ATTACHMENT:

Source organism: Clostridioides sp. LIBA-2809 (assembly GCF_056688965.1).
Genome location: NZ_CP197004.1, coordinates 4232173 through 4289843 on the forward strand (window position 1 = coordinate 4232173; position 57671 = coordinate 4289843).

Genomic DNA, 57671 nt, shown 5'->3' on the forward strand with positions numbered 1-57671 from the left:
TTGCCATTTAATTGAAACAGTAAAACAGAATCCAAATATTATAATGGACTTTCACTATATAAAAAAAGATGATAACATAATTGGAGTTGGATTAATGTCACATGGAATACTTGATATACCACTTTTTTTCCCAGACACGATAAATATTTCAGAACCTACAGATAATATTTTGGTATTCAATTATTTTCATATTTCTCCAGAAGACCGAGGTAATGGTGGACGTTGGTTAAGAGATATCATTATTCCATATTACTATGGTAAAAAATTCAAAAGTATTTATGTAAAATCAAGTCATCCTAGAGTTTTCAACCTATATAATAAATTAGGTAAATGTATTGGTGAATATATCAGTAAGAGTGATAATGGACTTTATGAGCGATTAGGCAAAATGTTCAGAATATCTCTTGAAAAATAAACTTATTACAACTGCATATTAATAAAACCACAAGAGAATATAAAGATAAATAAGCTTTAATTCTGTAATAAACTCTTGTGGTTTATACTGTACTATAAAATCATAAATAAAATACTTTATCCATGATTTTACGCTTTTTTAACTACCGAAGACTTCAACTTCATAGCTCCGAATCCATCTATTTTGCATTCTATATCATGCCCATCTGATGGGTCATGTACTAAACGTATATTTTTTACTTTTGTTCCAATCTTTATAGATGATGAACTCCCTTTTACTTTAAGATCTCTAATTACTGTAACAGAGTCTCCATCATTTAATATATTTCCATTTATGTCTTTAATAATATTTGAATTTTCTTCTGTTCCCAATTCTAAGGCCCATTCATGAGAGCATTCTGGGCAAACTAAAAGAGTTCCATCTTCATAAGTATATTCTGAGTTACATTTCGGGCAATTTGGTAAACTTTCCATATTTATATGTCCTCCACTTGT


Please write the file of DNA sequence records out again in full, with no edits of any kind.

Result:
Source organism: Clostridioides sp. LIBA-2809 (assembly GCF_056688965.1).
Genome location: NZ_CP197004.1, coordinates 4232173 through 4289843 on the forward strand (window position 1 = coordinate 4232173; position 57671 = coordinate 4289843).

Genomic DNA, 57671 nt, shown 5'->3' on the forward strand with positions numbered 1-57671 from the left:
TTGCCATTTAATTGAAACAGTAAAACAGAATCCAAATATTATAATGGACTTTCACTATATAAAAAAAGATGATAACATAATTGGAGTTGGATTAATGTCACATGGAATACTTGATATACCACTTTTTTTCCCAGACACGATAAATATTTCAGAACCTACAGATAATATTTTGGTATTCAATTATTTTCATATTTCTCCAGAAGACCGAGGTAATGGTGGACGTTGGTTAAGAGATATCATTATTCCATATTACTATGGTAAAAAATTCAAAAGTATTTATGTAAAATCAAGTCATCCTAGAGTTTTCAACCTATATAATAAATTAGGTAAATGTATTGGTGAATATATCAGTAAGAGTGATAATGGACTTTATGAGCGATTAGGCAAAATGTTCAGAATATCTCTTGAAAAATAAACTTATTACAACTGCATATTAATAAAACCACAAGAGAATATAAAGATAAATAAGCTTTAATTCTGTAATAAACTCTTGTGGTTTATACTGTACTATAAAATCATAAATAAAATACTTTATCCATGATTTTACGCTTTTTTAACTACCGAAGACTTCAACTTCATAGCTCCGAATCCATCTATTTTGCATTCTATATCATGCCCATCTGATGGGTCATGTACTAAACGTATATTTTTTACTTTTGTTCCAATCTTTATAGATGATGAACTCCCTTTTACTTTAAGATCTCTAATTACTGTAACAGAGTCTCCATCATTTAATATATTTCCATTTATGTCTTTAATAATATTTGAATTTTCTTCTGTTCCCAATTCTAAGGCCCATTCATGAGAGCATTCTGGGCAAACTAAAAGAGTTCCATCTTCATAAGTATATTCTGAGTTACATTTCGGGCAATTTGGTAAACTTTCCATATTTATATGTCCTCCACTTGT